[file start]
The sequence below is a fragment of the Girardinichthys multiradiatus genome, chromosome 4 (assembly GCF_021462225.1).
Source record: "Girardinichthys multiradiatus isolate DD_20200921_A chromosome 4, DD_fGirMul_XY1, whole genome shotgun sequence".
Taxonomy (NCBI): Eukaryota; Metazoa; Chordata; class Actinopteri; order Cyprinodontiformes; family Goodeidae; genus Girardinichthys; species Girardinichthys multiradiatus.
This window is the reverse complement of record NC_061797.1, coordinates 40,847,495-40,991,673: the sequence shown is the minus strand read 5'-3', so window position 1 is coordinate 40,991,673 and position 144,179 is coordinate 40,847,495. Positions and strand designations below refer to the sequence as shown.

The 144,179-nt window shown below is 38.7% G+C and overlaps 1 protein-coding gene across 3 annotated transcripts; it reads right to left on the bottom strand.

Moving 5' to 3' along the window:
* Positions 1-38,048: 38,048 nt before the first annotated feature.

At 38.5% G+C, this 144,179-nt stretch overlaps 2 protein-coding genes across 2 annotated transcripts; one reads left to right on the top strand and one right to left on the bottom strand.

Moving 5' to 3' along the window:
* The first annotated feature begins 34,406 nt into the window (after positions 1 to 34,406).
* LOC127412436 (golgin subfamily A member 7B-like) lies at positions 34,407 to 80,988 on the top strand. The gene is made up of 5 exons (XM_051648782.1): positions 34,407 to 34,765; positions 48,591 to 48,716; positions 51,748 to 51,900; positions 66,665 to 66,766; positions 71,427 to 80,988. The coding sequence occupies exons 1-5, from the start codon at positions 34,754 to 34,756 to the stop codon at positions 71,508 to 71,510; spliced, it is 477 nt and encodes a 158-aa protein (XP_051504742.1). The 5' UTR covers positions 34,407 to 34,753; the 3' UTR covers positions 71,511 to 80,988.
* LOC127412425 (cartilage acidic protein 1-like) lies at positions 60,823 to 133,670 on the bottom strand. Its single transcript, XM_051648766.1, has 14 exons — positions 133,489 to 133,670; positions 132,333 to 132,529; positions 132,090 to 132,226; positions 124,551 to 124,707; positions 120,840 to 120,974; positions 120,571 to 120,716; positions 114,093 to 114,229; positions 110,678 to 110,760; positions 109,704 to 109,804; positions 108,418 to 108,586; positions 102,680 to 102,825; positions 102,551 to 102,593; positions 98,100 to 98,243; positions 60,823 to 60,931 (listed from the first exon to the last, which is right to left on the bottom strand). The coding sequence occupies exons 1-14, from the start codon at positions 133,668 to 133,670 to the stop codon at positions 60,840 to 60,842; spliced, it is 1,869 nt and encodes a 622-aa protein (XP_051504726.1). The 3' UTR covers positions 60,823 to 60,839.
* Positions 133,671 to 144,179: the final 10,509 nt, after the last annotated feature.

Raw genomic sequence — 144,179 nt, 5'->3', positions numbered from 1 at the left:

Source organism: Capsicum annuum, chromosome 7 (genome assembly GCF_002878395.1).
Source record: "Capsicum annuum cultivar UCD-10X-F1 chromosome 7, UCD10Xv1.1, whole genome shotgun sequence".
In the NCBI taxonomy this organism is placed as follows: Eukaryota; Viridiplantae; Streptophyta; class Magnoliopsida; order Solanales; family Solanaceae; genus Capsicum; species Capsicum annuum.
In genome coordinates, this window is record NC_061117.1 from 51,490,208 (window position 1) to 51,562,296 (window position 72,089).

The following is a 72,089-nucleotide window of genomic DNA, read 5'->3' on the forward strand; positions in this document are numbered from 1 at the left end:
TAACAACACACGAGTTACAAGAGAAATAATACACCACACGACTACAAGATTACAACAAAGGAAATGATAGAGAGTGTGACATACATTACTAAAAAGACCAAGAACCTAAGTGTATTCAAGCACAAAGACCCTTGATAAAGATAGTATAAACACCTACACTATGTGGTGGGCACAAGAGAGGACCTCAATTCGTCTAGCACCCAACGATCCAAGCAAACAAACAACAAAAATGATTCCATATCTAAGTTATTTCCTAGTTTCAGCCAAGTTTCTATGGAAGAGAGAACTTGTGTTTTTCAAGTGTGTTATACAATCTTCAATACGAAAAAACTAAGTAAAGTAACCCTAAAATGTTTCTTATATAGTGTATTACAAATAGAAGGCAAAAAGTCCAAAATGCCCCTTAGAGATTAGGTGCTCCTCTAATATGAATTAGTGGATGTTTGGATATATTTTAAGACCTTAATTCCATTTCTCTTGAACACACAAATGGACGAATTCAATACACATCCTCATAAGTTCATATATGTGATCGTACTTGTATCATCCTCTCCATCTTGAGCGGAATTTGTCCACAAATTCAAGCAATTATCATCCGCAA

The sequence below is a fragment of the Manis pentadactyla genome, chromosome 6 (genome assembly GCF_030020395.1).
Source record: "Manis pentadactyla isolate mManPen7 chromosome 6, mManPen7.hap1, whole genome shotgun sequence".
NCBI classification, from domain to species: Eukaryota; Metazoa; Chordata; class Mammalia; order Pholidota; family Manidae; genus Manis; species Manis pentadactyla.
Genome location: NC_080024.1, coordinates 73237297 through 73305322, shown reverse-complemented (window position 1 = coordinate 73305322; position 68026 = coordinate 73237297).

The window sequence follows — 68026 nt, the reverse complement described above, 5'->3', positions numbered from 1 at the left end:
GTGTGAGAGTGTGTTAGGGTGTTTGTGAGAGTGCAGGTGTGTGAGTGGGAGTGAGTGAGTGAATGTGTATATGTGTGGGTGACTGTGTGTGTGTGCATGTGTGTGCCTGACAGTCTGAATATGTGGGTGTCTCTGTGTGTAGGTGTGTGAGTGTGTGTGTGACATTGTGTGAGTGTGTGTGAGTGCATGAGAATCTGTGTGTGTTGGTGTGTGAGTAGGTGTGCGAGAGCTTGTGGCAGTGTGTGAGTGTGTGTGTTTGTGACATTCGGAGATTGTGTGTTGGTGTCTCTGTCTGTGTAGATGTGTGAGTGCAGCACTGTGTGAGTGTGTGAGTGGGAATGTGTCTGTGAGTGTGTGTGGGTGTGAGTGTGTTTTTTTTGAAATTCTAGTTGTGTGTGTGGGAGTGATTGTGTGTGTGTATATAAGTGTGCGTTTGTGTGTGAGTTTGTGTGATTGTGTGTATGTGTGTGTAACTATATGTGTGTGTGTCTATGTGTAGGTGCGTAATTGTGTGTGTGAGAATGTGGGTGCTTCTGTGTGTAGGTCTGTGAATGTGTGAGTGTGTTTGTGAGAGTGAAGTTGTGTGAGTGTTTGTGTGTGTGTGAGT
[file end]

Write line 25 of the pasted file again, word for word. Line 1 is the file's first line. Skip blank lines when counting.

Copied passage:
The window sequence follows — 68026 nt, the reverse complement described above, 5'->3', positions numbered from 1 at the left end: